Model 3 is a recent challenger. Hints of it can be found throughout the literature, starting even before probability theory was formalized in the 1650s, but we developed it as a proper theory beginning in 2007. It found a home at the London Mathematical Laboratory in 2012, and a handful of people have now spent significant time working on it. Model 2, on the other hand, has been the dominant model of economic theory for about 300 years, and I guess that more than half of all Nobel prizes in economics have been awarded for something to do with model 2.

The Copenhagen experiment

(The pre-registration of the experiment is available here. The setup follows closely the discussion in Peters and Gell-Mann (2016).)

An obvious thought is this: why not set up an experiment? If it’s so hard to know the exact dynamics of wealth in real life, why not create a controlled game? Give people some gambling money and expose that to different dynamics (multiplicative and additive, say) and see if people’s behavior is described by logarithmic utility in the multiplicative setting and by linear utility in the additive setting?

If test subjects really change utility functions in response to a change in dynamics, then EUT is falsified and EE corroborated. If they don’t, then EE is falsified and EUT corroborated.

I didn’t propose, nor support, such an experiment. My feeling was that test subjects just wouldn’t care enough about the experiment and therefore wouldn’t respond properly to changes in experimental conditions. Having read the detailed description of the setup I’ve changed my mind — I now think this strategy could work. Here’s what was done.

Day 1 (multiplicative)

9 different symbols are chosen to signify the following 9 possible factors of wealth change: 0.45, 0.55, 0.67, 0.82, 1, 1.22, 1.5, 1.83, 2.24.

For example like this (left to right, top to bottom):

The symbols are distinct fractal images, chosen because they are easy to remember and have no obvious connotations that could influence behavior.

Training phase.

  1. Initial gambling wealth is 1,000 kr (about US$110).
  2. A symbol is shown.

  3. The new wealth is shown (in this first step 670 kr).

Steps 2 and 3 are repeated for about 50 minutes: a fractal flashes up, then the subject’s new wealth is shown, like below, with time going from left to right.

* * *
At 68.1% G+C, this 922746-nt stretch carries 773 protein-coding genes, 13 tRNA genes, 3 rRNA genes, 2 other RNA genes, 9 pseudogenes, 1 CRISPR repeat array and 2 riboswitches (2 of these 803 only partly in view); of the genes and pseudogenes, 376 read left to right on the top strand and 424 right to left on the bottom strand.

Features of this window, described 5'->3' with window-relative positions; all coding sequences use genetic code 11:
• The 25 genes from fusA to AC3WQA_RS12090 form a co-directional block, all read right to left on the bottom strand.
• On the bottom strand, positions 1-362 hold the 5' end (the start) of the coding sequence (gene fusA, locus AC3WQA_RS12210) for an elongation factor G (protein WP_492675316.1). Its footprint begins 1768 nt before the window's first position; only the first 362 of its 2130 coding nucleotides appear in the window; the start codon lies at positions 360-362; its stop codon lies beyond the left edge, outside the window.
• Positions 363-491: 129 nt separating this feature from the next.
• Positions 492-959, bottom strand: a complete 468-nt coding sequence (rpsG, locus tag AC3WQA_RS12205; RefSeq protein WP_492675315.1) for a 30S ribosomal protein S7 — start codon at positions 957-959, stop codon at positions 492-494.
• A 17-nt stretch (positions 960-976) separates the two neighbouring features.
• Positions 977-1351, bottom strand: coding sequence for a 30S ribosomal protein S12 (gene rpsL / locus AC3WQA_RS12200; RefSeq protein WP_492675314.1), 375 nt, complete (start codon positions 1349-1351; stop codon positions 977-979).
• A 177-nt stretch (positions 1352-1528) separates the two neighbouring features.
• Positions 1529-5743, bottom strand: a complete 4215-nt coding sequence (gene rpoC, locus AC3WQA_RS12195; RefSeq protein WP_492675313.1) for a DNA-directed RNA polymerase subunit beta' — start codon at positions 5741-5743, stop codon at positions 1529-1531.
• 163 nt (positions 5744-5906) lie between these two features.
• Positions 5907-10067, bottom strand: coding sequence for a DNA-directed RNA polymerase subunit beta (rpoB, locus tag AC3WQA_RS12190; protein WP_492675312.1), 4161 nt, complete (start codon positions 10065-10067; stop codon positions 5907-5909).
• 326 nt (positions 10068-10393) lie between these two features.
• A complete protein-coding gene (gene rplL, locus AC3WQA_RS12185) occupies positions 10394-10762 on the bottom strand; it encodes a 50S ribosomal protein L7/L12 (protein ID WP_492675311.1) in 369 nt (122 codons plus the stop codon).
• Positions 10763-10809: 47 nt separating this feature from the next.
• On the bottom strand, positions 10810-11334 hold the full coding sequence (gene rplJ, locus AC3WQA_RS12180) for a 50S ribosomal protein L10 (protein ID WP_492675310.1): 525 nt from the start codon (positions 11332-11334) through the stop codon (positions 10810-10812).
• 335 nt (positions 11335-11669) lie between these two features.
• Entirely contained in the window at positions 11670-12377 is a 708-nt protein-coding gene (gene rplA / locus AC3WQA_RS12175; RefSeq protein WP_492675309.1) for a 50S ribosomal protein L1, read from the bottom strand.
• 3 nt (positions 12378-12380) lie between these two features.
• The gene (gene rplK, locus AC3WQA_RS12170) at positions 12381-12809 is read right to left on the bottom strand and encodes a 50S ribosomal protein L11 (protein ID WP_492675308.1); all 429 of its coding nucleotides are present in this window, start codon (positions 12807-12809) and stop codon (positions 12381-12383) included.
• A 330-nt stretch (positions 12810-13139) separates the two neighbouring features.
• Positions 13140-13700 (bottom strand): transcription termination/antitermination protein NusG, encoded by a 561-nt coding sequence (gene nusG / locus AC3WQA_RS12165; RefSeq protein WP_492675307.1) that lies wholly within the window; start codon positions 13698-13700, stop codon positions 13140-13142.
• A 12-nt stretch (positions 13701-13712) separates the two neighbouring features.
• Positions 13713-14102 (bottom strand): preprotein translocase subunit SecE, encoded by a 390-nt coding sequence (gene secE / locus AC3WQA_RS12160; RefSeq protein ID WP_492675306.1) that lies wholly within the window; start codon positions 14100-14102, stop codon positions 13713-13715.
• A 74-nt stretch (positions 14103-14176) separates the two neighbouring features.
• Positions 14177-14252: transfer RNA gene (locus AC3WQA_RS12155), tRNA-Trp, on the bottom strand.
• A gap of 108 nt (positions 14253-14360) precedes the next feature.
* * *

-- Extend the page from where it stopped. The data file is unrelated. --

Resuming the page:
After 50 minutes of training (with a 2-minute break), the subject has a clear sense of the effect each symbol has on his wealth.

Active phase

  1. Initial gambling wealth is the outcome from the passive phase.
  2. Two pairs of symbols are shown, representing two gambles like this


  • The subject chooses a gamble, a) or b). According to that gamble, one symbol is randomly selected with 50/50 chance, and — for a subset of rounds (to keep the wealth range under control) — the corresponding factor is applied to the subject’s gambling wealth.

The procedure is repeated approximately 300 times, with one round lasting about 10 seconds. Because all gamble durations are identical, we don’t need to worry about them, and an EUT treatment maps neatly onto time-average growth optimization. The final gambling wealth is paid out in real money to the subject.

Day 2 (additive)

Everything is identical to Day 1, except that the symbols now represent a fixed amount of money by which gambling wealth changes (not a fixed factor). The fixed amounts are: -428 kr, -321 kr, -241 kr, -107 kr, 0 kr, +107 kr, +241 kr, +321 kr, +428 kr.

The order of the additive and multiplicative settings is controlled for — some subjects first do multiplicative, then additive, whereas others do it the other way around.


Here’s the question: does a given test subject, let’s call her Alice, tend to behave according to logarithmic utility on the multiplicative day (as predicted by EE) and according to linear utility on the additive day (as also predicted by EE)? This would flatly falsify EUT because under EUT utility functions are stable in time.

We can infer the utility function that describes Alice’s behavior from the choices made by Alice. In the example above Gamble a) is preferable according to logarithmic utility, although Gamble b) is preferable according to linear utility.

Let’s check that: Gamble a) is a 50/50 chance of factors 0.82 and 1.5, and Gamble b) is a 50/50 chance between factors 0.45 and 2.24.

The expected change in logarithmic utility, u(x)=ln x, (time-optimal  for multiplicative dynamics) is for Gamble a)

\left\langle \Delta u \right\rangle = \frac{1}{2} \ln\left(\frac{0.82 x(t)}{x(t)}\right) + \frac{1}{2} \ln\left(\frac{1.5 x(t)}{x(t)}\right)= \frac{1}{2} \left( \ln 0.82 + \ln 1.5\right)=0.10

and for Gamble b)

\left\langle \Delta u \right\rangle = \frac{1}{2} \left( \ln 0.45 + \ln 2.24\right)=0.01.

Thus, Gamble a) is preferable.

Under linear utility, u(x)=x (time-optimal for additive dynamics) we find for Gamble a)

\left\langle \Delta u \right\rangle = \frac{1}{2} \left(0.82x + 1.5x\right)-x=0.16x.

and for Gamble b)

\left\langle \Delta u \right\rangle = \frac{1}{2} \left(0.45x + 2.24x\right)-x=0.345x.

Thus, in contrast to logarithmic utility, linear utility implies that Gamble b) is preferable.

If people switch utility functions…

EE predicts that people on Day 1 (multiplicative) would tend to choose Gamble a) but when faced with the same gamble — the same possible wealth changes — on Day 2 (additive) they would tend to prefer Gamble b). If this behavior is observed, EE is right and EUT is wrong, insofar as such a blunt statement is sensible.

EUT allows Alice any utility function she wants, but whatever that function is, she’s not allowed one on Day 1 and another on Day 2. EUT would allow another test subject, let’s call him Bob, to have a different utility function from that of Alice. But also Bob’s function will have to be the same on Day 1 as on Day 2.

From the point of view of scientific method, this is an interesting point: EUT’s status as a scientific theory rests on utility functions being stable in time. Without this stability EUT would make no statement at all about human behavior — saying that everyone behaves according his own utility function, and that that function may be different for every decision made is a non-statement. EUT would make no predictions, therefore would not be falsifiable and wouldn’t qualify as a scientific theory.